Various lecture styles have been identified and detailed through previous investigations. These include interactive and non-interactive varieties as well as the reading-aloud style (e.g., Morell 2004). However, interactive lecturing has become the prominent method of lecturing, which includes more dialogue between lecturer and audience and more reactive responses from the lecturer (e.g., Chang 2012). In recent years, the multimodal elements that combine in classrooms and lecture halls have been identified and scrutinized in detail. For example, Morell's, 2018 study of one EMI lecturer examined the use of speech, writing, gesture, space, and interactions. Conclusions from that study suggest that when a lecturer uses an L2, their multimodal competence becomes a pivotal factor in their educational effectiveness.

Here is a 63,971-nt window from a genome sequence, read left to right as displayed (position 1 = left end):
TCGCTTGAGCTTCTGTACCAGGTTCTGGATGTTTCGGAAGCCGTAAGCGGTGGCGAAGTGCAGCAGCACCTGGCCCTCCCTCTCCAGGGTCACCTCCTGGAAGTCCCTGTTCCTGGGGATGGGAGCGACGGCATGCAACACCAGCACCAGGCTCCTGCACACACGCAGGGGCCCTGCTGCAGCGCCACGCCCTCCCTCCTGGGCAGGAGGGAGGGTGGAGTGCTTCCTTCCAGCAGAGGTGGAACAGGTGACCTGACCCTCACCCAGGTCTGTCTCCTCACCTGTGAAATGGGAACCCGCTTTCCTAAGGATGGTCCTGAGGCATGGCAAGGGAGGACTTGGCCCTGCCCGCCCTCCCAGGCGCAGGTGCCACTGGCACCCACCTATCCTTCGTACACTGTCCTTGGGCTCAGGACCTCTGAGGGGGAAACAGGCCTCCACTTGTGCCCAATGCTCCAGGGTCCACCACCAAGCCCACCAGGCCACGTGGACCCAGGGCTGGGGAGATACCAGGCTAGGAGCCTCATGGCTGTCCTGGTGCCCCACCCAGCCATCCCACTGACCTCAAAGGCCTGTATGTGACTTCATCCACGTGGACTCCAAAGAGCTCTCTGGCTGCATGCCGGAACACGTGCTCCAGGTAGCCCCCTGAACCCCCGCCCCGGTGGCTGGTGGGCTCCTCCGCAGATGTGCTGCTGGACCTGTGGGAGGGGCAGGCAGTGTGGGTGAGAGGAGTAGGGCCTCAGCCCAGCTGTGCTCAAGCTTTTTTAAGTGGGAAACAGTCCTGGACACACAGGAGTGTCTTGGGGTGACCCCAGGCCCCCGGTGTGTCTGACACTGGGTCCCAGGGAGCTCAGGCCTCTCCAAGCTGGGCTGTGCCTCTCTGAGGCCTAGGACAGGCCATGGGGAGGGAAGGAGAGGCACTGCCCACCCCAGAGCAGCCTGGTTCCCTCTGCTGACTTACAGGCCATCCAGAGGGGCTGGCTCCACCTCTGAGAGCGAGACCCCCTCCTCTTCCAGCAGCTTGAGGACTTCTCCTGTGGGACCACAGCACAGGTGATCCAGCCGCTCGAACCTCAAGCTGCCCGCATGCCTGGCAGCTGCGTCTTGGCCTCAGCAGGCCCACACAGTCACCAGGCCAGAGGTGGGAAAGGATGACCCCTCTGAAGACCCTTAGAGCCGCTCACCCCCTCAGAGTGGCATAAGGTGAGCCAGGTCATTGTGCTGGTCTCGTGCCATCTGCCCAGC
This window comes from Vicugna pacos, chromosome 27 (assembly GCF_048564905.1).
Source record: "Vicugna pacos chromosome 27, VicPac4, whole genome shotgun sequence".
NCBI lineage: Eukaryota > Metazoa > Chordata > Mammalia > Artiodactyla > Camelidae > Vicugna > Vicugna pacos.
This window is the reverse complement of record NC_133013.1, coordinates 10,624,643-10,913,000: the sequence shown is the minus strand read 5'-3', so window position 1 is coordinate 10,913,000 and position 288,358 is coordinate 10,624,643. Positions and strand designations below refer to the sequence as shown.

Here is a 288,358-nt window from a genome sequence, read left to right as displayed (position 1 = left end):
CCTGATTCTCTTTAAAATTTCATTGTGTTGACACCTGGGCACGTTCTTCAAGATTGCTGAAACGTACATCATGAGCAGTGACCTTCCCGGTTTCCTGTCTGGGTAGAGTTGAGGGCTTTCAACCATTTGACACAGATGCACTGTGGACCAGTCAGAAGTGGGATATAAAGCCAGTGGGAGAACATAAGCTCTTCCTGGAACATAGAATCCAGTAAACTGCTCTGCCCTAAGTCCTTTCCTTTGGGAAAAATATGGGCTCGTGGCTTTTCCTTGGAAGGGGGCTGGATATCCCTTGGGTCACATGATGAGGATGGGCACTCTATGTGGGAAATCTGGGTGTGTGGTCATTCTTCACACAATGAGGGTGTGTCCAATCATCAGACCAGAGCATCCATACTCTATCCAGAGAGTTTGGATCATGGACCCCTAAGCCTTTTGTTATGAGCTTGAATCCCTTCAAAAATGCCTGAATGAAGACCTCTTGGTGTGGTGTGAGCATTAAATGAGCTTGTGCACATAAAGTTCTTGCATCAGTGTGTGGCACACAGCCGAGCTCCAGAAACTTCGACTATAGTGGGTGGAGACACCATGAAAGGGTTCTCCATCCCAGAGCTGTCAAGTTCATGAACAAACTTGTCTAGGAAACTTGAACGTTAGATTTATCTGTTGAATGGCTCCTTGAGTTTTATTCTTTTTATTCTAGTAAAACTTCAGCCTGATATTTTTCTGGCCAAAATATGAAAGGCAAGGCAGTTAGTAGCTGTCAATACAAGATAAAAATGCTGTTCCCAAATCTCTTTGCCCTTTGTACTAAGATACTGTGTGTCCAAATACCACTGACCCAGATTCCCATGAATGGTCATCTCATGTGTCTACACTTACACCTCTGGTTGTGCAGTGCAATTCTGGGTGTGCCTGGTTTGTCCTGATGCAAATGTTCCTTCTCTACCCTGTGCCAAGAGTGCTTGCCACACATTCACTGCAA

The widespread use of Powerpoint slides in university lectures has also impacted the quality of teaching and learning. James et al. (2006) found that both faculty and students recognize the advantages of Powerpoint for taking notes, performance on exams, emphasizing important information and holding student attention. While their results on the use of Powerpoint in business lectures were generally positive, lecturers often viewed the tool more favorably than students. In particular, aspects such as Powerpoint making learning more comfortable, leading to better note quality, and generating stronger retention of information were rated higher by faculty than students (James et al. 2006: p. 385). Roehling and Trent-Brown (2011) found that Powerpoint is used more frequently with beginning level (i.e., undergraduate) courses than with those at higher levels (i.e., master’s). The authors argue that this difference is due to the need for undergraduate students to grasp and digest key information in the field, whereas more advanced students need to develop critical thinking and discussion skills related to the subject content (Roehling and Trent-Brown 2011: p. 120).